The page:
Welcome to the third installment of WWAC’s coverage of the 2021 Hugo Award prose fiction finalists. This post shall examine two more contenders for Best Short Story: “Metal Like Blood in the Dark” by T. Kingfisher and “Open House on Haunted Hill” by John Wiswell…
Once upon a time there was a man who built two enormous machines, and he loved them very much.
So begins “Metal Like Blood in the Dark”. Anybody who has read the other short stories on the Hugo ballot may find the territory familiar. After all, the same category includes a science fictional fairy tale in “The Mermaid Astronaut” and a whimsical story of two robots in “A Guide for Working Breeds”, so at this point, a reader may be forgiven for expecting T. Kingfisher’s piece to be a combination of the two modes. As it happens, however, the story turns out to be trying something rather different than its fellow finalists.
The early stretches of “Metal Like Blood in the Dark” certainly commit to the fairy tale façade. The central characters of the two robots and their inventor are referred to simply as Brother, Sister and Father, recalling the stereotyped relationships of the Three Bears or Cinderella’s foster family. Like creatures in fairy tales, where wolves can become grandmothers and frogs can become princes, the robots are beings of transformation and reinvention. Their changes are enabled by nanotechnology – “nanite scurrying over nanite, tweaking the structure of their steel and carbon bones” – and allow them to explore the air with wings, plunge into the sea with rubberised skin and delve beneath the ground with drills and treads. This process requires them to consume rare earth minerals, just as eagerly as Goldilocks devours porridge or wolves gobble up pigs.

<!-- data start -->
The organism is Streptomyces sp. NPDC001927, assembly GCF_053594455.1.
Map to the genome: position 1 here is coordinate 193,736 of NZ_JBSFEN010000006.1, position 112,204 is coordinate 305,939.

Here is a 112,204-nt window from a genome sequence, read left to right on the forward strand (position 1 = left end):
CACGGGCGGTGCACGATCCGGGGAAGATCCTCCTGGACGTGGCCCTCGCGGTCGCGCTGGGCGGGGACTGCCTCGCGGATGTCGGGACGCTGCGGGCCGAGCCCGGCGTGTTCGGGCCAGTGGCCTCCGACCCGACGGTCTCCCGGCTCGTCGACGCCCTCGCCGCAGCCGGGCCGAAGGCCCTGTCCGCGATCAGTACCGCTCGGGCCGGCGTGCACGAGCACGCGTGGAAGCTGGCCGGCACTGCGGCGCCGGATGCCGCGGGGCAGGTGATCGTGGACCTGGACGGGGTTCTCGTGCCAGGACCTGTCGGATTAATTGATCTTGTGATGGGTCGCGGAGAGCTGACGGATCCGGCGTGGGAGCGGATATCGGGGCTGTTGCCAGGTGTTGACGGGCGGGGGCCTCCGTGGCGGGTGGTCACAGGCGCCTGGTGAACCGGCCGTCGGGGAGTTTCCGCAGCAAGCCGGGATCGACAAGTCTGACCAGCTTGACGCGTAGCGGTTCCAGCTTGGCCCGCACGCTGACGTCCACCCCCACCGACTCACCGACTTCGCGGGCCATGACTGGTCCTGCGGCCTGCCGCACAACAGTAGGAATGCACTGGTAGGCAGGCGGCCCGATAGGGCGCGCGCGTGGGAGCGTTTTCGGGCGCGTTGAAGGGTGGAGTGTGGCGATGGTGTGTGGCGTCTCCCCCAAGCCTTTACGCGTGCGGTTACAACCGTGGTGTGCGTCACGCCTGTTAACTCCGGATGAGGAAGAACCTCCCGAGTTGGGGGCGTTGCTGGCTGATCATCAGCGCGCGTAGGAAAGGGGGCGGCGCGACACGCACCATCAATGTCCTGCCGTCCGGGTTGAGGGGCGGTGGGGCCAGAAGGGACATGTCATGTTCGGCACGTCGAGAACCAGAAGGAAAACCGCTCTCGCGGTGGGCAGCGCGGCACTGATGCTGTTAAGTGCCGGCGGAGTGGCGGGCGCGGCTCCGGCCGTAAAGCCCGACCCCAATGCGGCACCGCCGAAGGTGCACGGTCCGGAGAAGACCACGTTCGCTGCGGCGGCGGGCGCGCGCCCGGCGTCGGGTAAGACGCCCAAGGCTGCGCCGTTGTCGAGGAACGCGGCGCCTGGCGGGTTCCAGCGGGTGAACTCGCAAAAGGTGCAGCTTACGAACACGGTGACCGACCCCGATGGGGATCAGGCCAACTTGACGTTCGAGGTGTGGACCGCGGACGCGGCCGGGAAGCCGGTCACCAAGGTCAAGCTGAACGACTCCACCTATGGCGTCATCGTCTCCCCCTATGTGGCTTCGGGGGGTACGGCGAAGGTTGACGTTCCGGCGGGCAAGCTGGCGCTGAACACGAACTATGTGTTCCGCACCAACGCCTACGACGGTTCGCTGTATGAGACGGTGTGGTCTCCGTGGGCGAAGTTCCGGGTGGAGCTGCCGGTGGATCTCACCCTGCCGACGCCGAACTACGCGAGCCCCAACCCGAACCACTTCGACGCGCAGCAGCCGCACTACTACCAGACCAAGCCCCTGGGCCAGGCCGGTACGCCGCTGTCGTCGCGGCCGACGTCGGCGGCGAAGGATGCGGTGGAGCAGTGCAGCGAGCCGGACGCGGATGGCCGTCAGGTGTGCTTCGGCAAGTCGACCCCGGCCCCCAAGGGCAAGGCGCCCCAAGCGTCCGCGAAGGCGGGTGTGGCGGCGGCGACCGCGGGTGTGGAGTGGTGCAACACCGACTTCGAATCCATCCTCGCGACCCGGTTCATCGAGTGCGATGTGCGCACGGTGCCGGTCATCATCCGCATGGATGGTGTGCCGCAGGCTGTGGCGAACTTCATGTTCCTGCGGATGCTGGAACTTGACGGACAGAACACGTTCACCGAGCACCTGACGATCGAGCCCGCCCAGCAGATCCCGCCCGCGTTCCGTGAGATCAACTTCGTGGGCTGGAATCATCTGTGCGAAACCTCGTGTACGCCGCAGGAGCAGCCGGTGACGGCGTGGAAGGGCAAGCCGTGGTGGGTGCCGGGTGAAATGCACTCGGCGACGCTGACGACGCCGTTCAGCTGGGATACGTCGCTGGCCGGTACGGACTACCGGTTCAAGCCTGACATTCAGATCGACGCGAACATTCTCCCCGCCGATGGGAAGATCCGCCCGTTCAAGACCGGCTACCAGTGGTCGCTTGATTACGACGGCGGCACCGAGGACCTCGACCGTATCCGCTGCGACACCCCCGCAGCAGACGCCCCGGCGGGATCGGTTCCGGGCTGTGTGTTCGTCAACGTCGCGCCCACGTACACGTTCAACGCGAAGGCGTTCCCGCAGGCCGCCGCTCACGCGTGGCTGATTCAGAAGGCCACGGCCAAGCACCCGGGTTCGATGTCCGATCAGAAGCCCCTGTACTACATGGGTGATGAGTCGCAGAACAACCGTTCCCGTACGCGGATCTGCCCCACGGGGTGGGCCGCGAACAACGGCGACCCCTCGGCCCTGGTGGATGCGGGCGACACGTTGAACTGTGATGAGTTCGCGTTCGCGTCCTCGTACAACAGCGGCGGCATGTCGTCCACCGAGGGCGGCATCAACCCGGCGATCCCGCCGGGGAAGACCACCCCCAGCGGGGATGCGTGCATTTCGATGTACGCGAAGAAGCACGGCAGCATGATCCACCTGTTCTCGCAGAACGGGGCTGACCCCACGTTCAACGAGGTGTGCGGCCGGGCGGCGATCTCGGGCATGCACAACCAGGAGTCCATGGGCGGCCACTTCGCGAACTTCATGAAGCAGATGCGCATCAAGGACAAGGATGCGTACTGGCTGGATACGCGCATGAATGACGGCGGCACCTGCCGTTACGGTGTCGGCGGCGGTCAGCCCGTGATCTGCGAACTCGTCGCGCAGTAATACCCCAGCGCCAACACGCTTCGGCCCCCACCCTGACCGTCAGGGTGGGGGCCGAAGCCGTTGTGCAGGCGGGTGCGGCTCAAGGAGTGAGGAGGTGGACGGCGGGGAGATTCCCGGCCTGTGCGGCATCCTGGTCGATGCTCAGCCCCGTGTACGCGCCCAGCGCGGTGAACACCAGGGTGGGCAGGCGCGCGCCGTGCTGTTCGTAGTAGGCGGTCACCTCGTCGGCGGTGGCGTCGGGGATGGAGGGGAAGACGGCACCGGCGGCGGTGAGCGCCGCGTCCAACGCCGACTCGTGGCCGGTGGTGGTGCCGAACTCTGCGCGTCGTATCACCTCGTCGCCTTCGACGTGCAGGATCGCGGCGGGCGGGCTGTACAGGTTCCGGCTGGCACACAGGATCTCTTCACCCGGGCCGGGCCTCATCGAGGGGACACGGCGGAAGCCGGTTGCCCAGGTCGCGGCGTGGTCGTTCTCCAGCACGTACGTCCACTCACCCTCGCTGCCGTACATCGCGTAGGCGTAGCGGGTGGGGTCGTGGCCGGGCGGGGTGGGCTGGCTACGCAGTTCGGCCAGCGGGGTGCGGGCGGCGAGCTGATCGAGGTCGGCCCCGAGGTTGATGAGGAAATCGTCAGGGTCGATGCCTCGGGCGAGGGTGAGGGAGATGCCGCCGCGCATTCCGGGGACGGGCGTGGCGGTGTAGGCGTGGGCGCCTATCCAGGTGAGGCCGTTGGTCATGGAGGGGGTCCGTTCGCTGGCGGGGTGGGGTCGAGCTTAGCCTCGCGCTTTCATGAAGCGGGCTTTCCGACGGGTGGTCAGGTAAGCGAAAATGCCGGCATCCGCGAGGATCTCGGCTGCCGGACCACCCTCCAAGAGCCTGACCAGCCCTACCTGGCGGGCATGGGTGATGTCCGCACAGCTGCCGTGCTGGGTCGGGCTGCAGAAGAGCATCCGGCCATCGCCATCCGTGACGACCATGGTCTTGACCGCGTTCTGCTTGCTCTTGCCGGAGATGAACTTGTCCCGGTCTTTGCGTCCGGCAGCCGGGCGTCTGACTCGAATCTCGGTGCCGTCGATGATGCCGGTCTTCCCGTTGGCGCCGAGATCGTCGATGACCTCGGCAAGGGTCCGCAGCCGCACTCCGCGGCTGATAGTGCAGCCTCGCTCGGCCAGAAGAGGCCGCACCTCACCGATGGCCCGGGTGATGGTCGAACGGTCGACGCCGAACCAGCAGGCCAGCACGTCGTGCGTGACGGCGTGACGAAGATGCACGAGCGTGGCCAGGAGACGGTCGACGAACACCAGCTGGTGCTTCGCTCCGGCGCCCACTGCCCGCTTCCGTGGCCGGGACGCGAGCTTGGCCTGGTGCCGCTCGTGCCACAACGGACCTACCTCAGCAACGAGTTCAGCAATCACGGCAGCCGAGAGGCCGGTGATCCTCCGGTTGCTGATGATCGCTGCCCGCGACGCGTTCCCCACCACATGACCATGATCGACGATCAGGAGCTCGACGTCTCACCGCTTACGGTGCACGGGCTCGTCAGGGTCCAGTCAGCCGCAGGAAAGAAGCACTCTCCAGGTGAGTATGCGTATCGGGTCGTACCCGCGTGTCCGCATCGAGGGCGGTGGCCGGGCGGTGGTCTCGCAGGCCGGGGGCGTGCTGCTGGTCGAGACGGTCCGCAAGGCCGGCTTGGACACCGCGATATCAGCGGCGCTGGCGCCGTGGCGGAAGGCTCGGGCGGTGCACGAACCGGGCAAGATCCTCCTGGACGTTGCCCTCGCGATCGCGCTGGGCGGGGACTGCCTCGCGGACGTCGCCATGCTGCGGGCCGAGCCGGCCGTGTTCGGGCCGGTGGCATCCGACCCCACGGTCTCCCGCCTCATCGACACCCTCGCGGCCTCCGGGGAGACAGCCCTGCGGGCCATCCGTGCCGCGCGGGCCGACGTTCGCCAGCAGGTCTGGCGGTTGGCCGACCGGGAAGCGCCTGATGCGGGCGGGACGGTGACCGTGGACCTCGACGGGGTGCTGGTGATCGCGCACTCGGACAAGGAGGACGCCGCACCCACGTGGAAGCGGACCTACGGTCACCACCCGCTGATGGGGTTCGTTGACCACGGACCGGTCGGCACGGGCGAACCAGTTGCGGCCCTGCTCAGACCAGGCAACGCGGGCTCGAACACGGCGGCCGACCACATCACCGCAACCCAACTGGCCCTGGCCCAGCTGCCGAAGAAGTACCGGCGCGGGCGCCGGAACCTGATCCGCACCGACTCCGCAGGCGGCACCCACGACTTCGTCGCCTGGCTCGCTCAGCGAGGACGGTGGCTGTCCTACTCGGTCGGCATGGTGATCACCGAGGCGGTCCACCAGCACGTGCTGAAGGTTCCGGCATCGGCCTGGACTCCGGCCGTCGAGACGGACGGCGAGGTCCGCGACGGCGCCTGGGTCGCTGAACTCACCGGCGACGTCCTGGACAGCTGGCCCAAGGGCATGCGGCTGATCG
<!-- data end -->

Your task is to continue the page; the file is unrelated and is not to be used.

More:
But once Brother and Sister depart from their Father (thereby removing the sole human character from the narrative) to explore the wider cosmos, the fairy tale mode begins to fade. After plundering
minerals from what they take to be a derelict spacecraft, the two robots are taken captive by a taloned machine they dub Third Drone, which covets their nanotechnological capacities. The story delves further into a more solid form of science fiction, Third Drone powers the ship with the endpoint to a jump gate positioned at the heart of a star. At the same time, we segue from the perspective of a fairy tale storyteller to that of an artificial intelligence. Sister finds that she mistrusts Third Drone, in the process confronting – for apparently the first time in her existence – the concept of lying:
Lines of code failed and burst into error messages. She overwrote them ruthlessly. Lying. Lying was something like error, which she understood. It was always possible to be in error, and to learn that one was in error, and correct oneself. Lying was to be deliberately in error, and to express that error to others. Error without correction. Error entered into by choice.
From here, she comes to the realisation that she, herself, is capable of lying. She tests this hypothesis by picking up a brown pebble and stating that it is black, throwing herself into a panic as a result of this act. Her concerns are varied: will her lie somehow alter reality, causing the pebble to become black? Will Third Drone be able to tell when she is lying, even when she makes a statement as innocuous as “I saw a black pebble”? Despite her initial trepidation Sister finds lying to be beneficial, as it allows her to rebel against Third Drone and save both Brother and herself from captivity.
All of this constitutes a clever sleight-of-hand on the part of the story. Its ultimate aim is to give us a robot’s-eye-view of its world, which involves dropping us into the unfamiliar; but before doing so, it opens in the familiar (even over-familiar) realm of the fairy tale. The transition between the two modes is so subtle as to be easily missed.